Professor of Computer Science at Stanford University
Con to the question "Do Electronic Voting Machines Improve the Voting Process?"
"Paperless e-voting technology is almost totally opaque. No one can scrutinize critical processes of the election, such as the collection of ballots and counting of votes, because those processes occur invisibly in electronic circuits. Voters have no means to confirm that the machines have recorded their votes correctly, nor do they have any assurance that their votes won't be changed later. Paperless e-voting, in its current form, is a threat to democracy."
Testimony before the U.S. Senate Committee on Rules and Administration, June 21, 2005
Experts Individuals with JDs, or equivalent advanced degrees in fields relevant to electronic voting machine issues. Also top-level government officials (such as foreign leaders, US presidents, Founding Fathers, Supreme Court Justices, members of legislative bodies, cabinet members, military leaders, etc.) with positions relevant to electronic voting machine issues.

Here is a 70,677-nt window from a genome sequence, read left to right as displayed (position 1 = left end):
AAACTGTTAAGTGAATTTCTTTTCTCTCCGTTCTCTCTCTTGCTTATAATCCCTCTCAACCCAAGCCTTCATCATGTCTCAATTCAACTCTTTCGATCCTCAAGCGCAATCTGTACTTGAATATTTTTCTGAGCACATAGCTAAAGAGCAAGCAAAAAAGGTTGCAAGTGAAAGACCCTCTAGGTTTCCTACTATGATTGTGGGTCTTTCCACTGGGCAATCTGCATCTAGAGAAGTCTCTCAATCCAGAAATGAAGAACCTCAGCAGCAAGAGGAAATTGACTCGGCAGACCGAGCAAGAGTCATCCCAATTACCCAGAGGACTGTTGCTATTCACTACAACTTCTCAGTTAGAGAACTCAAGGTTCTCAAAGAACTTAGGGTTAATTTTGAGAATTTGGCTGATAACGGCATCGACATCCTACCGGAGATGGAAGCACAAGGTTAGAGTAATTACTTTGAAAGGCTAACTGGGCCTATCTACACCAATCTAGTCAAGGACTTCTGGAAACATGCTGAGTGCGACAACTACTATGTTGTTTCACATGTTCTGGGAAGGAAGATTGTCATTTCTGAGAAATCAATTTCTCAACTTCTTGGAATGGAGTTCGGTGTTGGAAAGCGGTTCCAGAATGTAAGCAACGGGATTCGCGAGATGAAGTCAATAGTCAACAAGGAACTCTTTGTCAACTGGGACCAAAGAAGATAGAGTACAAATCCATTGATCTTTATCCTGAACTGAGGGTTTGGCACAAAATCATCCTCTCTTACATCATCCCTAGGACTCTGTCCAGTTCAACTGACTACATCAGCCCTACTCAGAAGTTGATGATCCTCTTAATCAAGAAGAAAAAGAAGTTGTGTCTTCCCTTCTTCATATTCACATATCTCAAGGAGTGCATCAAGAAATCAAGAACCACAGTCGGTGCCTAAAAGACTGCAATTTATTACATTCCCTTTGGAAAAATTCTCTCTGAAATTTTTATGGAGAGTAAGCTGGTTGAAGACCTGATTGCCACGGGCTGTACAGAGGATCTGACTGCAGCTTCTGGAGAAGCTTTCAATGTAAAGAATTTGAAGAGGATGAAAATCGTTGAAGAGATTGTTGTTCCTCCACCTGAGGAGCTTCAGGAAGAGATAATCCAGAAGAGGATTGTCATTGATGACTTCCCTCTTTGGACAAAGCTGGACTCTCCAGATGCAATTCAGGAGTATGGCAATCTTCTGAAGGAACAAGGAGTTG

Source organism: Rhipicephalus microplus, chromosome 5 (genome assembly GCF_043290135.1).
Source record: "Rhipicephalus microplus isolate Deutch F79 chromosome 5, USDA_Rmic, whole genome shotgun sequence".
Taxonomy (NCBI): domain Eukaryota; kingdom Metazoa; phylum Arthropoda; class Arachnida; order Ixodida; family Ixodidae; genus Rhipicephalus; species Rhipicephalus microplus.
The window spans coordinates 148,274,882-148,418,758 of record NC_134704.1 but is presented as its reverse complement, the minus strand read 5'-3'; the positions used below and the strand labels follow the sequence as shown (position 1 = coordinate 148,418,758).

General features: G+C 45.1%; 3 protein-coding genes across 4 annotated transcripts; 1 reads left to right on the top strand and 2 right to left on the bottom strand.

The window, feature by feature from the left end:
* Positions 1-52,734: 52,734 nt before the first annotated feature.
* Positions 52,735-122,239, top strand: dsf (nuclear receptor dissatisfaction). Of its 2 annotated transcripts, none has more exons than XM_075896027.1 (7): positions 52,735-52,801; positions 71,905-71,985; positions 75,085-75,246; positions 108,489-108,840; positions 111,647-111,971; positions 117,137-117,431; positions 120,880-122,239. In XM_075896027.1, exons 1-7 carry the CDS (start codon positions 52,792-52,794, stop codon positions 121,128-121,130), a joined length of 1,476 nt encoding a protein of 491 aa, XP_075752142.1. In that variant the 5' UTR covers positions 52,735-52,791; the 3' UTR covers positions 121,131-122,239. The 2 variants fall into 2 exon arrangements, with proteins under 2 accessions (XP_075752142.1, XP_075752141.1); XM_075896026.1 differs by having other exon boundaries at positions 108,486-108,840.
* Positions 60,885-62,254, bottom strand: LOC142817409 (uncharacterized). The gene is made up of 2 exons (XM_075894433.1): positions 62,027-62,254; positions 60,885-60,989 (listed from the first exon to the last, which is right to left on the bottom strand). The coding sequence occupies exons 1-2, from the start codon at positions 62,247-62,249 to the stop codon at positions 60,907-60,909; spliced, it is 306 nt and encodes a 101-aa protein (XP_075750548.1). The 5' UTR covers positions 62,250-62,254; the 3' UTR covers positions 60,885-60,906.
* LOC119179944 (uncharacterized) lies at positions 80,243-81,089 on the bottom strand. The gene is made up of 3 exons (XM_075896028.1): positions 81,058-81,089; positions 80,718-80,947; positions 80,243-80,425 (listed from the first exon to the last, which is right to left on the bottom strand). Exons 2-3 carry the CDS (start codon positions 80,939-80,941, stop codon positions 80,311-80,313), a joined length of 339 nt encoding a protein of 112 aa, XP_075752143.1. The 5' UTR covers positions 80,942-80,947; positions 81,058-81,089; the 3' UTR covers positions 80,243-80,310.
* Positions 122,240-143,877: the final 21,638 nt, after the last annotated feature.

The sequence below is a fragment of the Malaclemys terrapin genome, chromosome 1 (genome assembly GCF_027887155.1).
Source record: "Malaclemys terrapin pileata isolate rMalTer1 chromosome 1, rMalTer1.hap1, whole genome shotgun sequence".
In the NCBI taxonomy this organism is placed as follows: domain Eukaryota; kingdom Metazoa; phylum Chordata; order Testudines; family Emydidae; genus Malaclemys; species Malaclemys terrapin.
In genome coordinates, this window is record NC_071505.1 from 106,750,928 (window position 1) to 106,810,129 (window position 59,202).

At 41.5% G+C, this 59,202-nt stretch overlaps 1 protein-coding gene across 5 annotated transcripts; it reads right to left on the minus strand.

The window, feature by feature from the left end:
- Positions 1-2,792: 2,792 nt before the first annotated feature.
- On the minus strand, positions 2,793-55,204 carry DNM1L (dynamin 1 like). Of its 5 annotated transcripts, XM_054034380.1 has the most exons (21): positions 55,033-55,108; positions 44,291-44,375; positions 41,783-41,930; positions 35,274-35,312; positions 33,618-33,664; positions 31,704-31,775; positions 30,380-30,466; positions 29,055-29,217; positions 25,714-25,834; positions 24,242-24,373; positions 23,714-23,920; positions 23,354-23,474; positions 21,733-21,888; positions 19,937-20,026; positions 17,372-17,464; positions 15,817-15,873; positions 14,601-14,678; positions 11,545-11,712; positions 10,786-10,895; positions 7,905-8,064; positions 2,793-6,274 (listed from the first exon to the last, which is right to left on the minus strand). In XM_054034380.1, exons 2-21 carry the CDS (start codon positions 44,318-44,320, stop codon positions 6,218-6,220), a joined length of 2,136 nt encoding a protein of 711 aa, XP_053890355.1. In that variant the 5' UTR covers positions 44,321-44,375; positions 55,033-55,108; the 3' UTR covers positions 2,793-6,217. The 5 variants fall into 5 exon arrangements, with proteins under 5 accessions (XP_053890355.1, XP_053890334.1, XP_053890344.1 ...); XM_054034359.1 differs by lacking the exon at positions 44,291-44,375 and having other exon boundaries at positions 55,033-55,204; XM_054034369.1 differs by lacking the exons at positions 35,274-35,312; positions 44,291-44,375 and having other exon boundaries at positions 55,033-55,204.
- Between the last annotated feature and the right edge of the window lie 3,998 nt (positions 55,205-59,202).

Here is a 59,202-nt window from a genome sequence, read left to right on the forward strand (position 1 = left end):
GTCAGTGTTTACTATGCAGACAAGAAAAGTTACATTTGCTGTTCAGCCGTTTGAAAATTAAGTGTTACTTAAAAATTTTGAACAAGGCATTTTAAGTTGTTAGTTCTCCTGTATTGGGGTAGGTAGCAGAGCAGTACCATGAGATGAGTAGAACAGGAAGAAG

Involvement and Affiliations:
Professor of Computer Science, Stanford University
Founder and Board Director, VerifiedVoting.org and Verified Voting Foundation
Member, Institute of Electrical and Electronics Engineers (IEEE) Voting Systems Standards Committee, Ad Hoc Touch Screen Task Force of the California Secretary of State, Citizens DRE Oversight Board of the Santa Clara County Registrar of Voters
Testified before the U.S. Senate and Commission on Federal Election Reform
Fellow of the Association for Computing Machinery, 2005